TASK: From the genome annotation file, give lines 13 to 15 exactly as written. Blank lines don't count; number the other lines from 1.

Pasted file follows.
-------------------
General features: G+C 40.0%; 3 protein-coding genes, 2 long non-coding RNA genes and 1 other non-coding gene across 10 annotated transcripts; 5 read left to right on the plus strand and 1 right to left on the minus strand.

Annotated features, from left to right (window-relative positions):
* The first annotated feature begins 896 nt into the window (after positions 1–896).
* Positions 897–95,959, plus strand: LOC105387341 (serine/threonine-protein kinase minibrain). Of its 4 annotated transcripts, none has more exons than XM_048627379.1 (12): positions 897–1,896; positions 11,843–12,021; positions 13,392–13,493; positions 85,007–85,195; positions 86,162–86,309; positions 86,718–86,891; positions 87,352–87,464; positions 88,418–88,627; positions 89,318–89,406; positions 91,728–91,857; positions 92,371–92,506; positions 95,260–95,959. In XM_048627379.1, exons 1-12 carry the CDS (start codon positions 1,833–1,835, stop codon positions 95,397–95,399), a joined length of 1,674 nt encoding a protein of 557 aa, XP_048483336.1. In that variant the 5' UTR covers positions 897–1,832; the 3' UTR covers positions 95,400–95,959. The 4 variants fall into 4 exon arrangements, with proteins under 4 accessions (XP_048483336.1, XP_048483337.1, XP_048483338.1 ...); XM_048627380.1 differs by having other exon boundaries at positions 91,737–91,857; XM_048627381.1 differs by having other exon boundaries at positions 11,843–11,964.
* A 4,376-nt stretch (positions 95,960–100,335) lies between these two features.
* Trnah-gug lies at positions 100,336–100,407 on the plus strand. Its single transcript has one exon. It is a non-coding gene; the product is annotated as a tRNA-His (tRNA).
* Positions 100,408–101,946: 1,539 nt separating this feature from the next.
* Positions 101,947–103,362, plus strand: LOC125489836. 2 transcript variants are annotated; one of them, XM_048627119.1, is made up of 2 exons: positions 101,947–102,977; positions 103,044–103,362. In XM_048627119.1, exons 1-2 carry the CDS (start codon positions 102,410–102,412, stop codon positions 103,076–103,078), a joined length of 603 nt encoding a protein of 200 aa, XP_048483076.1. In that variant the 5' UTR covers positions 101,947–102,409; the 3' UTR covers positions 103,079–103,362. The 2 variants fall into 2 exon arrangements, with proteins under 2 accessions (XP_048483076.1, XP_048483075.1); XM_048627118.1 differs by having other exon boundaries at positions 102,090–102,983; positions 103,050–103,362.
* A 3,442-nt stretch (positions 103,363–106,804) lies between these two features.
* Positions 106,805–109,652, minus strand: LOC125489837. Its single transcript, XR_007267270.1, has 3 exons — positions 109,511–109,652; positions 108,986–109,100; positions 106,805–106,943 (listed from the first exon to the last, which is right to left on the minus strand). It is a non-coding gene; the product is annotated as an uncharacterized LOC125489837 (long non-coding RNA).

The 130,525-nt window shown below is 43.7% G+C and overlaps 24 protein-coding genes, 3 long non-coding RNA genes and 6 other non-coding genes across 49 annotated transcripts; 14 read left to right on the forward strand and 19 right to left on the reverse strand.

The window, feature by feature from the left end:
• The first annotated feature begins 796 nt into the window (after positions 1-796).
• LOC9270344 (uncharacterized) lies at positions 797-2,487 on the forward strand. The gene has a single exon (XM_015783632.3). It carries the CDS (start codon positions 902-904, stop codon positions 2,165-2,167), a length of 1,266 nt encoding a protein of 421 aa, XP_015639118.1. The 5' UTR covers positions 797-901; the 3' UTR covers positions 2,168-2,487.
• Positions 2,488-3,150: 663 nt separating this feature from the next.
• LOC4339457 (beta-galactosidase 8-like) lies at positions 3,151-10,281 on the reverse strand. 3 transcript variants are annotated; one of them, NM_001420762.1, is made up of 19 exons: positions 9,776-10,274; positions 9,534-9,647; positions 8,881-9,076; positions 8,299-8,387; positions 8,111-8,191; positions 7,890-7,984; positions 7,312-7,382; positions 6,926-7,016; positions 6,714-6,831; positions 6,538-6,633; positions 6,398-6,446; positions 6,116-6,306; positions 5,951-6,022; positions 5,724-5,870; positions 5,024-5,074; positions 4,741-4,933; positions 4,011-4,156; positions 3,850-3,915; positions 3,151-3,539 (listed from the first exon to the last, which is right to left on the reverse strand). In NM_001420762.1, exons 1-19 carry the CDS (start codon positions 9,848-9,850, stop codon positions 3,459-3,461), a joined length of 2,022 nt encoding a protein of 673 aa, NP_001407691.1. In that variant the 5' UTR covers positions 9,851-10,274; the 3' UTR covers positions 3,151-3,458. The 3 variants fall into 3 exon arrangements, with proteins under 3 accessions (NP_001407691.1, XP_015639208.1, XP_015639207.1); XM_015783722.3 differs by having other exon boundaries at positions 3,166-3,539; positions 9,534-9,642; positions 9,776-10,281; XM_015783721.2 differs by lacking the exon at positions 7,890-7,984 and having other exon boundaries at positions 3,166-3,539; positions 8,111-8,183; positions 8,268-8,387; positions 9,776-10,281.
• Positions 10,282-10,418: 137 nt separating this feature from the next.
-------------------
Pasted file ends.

• The first annotated feature begins 796 nt into the window (after positions 1-796).
• LOC9270344 (uncharacterized) lies at positions 797-2,487 on the forward strand. The gene has a single exon (XM_015783632.3). It carries the CDS (start codon positions 902-904, stop codon positions 2,165-2,167), a length of 1,266 nt encoding a protein of 421 aa, XP_015639118.1. The 5' UTR covers positions 797-901; the 3' UTR covers positions 2,168-2,487.
• Positions 2,488-3,150: 663 nt separating this feature from the next.